January 2nd, 2013|
December 31, 2012
An epidemic of addiction to prescription pain killers that’s more widespread than cocaine or heroin addiction has left nearly two million people in its grip, according to the Washington Post.
“It turns out that the doctors didn’t know what they were talking about,” said a woman, whose daughter, a home-care nurse, died of an overdose of prescription pain killers. She began taking the pain killers after knee surgery.
“[The daughter] trusted the doctors. We thought the doctors knew what was best. But they didn’t. We–and lots of the other victims–had no warning.”
The official word on OxyContin, Vicodin, and Percocet used to be that they rarely posed problems of addiction. The label on these drugs said that the risks of addiction were “reported to be small.”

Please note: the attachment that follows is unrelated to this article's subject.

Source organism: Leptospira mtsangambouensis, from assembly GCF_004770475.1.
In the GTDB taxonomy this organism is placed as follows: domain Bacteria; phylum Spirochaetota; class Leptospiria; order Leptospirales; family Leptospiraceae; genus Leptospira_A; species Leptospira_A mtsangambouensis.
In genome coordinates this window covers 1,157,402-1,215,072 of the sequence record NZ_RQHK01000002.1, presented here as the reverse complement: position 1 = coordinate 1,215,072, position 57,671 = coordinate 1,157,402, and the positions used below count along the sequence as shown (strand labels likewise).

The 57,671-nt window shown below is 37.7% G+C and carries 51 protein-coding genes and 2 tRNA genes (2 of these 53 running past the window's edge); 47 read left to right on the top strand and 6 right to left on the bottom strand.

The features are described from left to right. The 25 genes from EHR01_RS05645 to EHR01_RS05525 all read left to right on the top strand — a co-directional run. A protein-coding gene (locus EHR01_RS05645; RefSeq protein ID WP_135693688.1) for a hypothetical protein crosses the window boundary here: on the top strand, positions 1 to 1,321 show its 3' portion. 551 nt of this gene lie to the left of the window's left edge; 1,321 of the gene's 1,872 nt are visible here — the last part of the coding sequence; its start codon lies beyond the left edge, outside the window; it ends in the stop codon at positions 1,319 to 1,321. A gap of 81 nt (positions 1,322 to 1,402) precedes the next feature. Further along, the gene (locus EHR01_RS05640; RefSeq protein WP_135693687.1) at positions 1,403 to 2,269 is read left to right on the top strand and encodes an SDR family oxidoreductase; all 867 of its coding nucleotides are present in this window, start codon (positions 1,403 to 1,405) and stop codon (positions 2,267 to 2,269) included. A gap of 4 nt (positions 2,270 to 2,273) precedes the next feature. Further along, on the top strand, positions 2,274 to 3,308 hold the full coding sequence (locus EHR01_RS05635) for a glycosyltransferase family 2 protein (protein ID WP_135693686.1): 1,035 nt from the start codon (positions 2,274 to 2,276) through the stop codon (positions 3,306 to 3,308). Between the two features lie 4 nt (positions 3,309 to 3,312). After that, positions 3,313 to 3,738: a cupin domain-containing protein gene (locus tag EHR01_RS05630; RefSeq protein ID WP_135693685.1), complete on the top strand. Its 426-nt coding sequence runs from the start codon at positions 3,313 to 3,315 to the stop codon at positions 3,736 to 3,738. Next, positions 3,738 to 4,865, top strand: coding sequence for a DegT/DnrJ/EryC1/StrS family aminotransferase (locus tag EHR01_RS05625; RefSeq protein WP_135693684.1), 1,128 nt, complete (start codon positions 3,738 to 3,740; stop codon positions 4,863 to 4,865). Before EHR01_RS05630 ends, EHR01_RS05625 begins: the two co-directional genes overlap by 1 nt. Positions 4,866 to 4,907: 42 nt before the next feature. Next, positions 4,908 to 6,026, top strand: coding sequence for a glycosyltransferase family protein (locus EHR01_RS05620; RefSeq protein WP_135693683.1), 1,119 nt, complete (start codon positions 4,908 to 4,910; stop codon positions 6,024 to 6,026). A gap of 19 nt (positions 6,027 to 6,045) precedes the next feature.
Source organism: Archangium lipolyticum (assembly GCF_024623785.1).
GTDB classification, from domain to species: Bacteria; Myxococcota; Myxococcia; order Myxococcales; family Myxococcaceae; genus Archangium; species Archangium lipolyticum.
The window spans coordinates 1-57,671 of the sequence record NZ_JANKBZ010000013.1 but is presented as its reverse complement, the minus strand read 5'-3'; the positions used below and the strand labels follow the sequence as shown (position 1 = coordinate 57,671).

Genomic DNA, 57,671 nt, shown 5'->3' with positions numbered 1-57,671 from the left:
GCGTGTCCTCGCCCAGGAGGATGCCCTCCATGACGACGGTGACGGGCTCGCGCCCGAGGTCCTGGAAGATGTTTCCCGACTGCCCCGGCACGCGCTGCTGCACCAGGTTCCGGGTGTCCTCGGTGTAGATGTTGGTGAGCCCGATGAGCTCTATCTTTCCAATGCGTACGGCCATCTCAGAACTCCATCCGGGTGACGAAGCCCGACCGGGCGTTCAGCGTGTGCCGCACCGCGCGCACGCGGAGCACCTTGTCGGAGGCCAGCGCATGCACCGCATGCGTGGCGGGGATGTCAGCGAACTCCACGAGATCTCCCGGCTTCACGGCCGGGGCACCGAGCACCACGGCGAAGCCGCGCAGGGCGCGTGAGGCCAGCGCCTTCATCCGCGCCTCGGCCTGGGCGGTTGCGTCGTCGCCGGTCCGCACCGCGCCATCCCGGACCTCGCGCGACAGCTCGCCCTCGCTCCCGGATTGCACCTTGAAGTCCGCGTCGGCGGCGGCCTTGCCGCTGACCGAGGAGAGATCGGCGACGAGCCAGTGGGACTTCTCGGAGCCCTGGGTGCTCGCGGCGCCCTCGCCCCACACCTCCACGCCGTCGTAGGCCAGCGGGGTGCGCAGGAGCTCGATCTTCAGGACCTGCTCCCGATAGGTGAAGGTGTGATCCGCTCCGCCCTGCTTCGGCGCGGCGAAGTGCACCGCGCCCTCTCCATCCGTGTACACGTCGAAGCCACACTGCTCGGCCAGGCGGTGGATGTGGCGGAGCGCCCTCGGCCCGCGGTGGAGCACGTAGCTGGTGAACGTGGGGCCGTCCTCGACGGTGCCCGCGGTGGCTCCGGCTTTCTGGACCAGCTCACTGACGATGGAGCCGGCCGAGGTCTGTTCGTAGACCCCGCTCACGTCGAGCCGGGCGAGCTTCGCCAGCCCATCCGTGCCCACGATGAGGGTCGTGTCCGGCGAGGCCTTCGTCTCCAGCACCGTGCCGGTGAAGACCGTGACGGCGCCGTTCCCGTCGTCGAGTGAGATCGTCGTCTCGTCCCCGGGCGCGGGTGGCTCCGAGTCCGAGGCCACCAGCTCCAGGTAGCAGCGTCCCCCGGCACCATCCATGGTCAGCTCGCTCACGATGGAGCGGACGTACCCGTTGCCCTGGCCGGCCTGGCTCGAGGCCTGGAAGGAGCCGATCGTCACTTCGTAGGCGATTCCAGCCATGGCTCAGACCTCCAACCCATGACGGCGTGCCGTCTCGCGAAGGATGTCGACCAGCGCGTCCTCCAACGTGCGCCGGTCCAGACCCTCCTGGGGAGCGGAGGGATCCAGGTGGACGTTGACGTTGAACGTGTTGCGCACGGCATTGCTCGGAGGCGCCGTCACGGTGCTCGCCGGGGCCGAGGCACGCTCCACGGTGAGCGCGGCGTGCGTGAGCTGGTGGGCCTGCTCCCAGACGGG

The New England Journal of Medicine informed readers that studies indicated that such pain killers pose “a minimal risk of addiction.”
Another important journal study, which the manufacturer of OxyContin reprinted 10,000 times, indicated that in a trial of arthritis patients, only a handful showed withdrawal symptoms.
For years, doctors had been cautious about prescribing these pain killers to anyone except patients with cancer or acute pain, but a recent massive effort by pharmaceutical companies helped to reshape medical opinion and practice.